1. In this retrospective cohort study, there was an increased prevalence of age-, race-, and body mass index (BMI)-adjusted cardiovascular, musculoskeletal, and neurodegenerative diseases in former professional American-style football (ASF) players compared to the general population.

2. Additionally, the proportion of individuals without any chronic diseases was lower in former ASF players compared to the general population.

Evidence Rating Level: 2 (Great)

Participation in American-style football (ASF) has been shown to have several health consequences. Participants have been noted to develop vascular, cognitive, endocrine, and neurological conditions following their playing years. However, the mechanisms underpinning these multiorgan repercussions are poorly understood. As a result, the objective of the present study was to investigate the impact of playing professional ASF on chronic disease burden.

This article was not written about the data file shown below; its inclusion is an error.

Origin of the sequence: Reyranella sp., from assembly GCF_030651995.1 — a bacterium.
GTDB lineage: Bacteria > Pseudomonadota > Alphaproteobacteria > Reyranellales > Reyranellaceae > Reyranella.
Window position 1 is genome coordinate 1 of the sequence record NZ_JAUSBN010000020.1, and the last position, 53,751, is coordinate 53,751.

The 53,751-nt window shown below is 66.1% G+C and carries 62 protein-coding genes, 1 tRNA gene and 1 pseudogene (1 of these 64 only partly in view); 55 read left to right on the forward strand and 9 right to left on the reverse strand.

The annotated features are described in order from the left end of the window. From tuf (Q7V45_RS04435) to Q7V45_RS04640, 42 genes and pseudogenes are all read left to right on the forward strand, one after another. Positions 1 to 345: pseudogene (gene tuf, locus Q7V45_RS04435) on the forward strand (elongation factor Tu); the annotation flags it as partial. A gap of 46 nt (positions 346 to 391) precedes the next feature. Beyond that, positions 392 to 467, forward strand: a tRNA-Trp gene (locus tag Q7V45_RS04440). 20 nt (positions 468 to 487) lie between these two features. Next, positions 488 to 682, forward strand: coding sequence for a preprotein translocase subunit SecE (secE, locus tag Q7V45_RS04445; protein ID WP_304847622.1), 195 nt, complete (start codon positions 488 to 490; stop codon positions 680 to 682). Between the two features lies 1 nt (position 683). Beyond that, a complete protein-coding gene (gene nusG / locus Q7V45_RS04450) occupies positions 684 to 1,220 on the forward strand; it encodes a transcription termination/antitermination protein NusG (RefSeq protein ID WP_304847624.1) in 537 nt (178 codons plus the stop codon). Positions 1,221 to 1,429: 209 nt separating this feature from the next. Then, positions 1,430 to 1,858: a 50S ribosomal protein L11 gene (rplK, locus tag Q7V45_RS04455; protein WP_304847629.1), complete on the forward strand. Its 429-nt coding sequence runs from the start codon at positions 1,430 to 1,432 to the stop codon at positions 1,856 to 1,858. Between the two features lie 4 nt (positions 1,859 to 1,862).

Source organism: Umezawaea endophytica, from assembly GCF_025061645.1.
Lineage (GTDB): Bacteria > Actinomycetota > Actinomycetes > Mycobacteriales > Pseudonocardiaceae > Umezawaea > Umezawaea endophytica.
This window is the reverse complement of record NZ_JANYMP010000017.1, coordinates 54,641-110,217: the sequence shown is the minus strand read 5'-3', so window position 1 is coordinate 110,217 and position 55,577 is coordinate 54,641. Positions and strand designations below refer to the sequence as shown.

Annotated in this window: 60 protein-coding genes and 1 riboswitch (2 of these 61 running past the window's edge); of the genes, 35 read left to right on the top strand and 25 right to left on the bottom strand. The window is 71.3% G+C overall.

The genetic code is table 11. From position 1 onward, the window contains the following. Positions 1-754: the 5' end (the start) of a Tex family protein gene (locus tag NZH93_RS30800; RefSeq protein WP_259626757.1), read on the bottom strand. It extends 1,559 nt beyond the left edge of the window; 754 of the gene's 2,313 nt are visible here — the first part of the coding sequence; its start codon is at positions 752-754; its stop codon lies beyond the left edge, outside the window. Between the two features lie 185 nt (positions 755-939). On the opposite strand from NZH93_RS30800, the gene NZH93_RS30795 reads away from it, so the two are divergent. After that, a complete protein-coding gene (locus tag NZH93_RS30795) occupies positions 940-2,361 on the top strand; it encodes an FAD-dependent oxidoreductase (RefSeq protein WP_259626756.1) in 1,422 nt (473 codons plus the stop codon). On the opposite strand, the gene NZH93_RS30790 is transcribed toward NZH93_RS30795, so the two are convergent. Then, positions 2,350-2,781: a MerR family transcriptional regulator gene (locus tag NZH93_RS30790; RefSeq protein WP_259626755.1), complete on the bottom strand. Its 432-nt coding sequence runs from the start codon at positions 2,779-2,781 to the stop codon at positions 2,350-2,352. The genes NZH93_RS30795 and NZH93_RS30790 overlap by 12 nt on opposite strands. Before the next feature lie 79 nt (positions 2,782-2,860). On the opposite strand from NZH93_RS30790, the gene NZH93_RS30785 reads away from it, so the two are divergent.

Of 4174 individuals from the Football Players Health Study (FPHS), 2864 former ASF players ages 25-59 who played after 1960 were included in the study. The former players filled out a survey regarding playing career, demographics, and chronic disease. The general population cohort was taken from two surveys: the National Health and Nutrition Examination Survey (NHANES; n=1481) from 2015-2018 and the National Health Interview Survey (NHIS; n=6298) from 2019. Statistical analyses were performed using standardized prevalence rates for age, race, and body mass index. The primary outcome was the prevalence of chronic disease.

The results demonstrated that several chronic medical conditions including, arthritis and dementia/Alzheimer’s, were higher among former ASF players than the general population across all age groups. Furthermore, the prevalence of individuals with no chronic diseases was significantly lower among ASF players compared to the general population. However, the study was limited by self-reported data which may have introduced inaccurate reporting. Nonetheless, these results provide further evidence that participation in professional ASF may increase the risk of chronic disease in an individual’s future.

Click to read the study in British Journal of Sports Medicine

Image: PD

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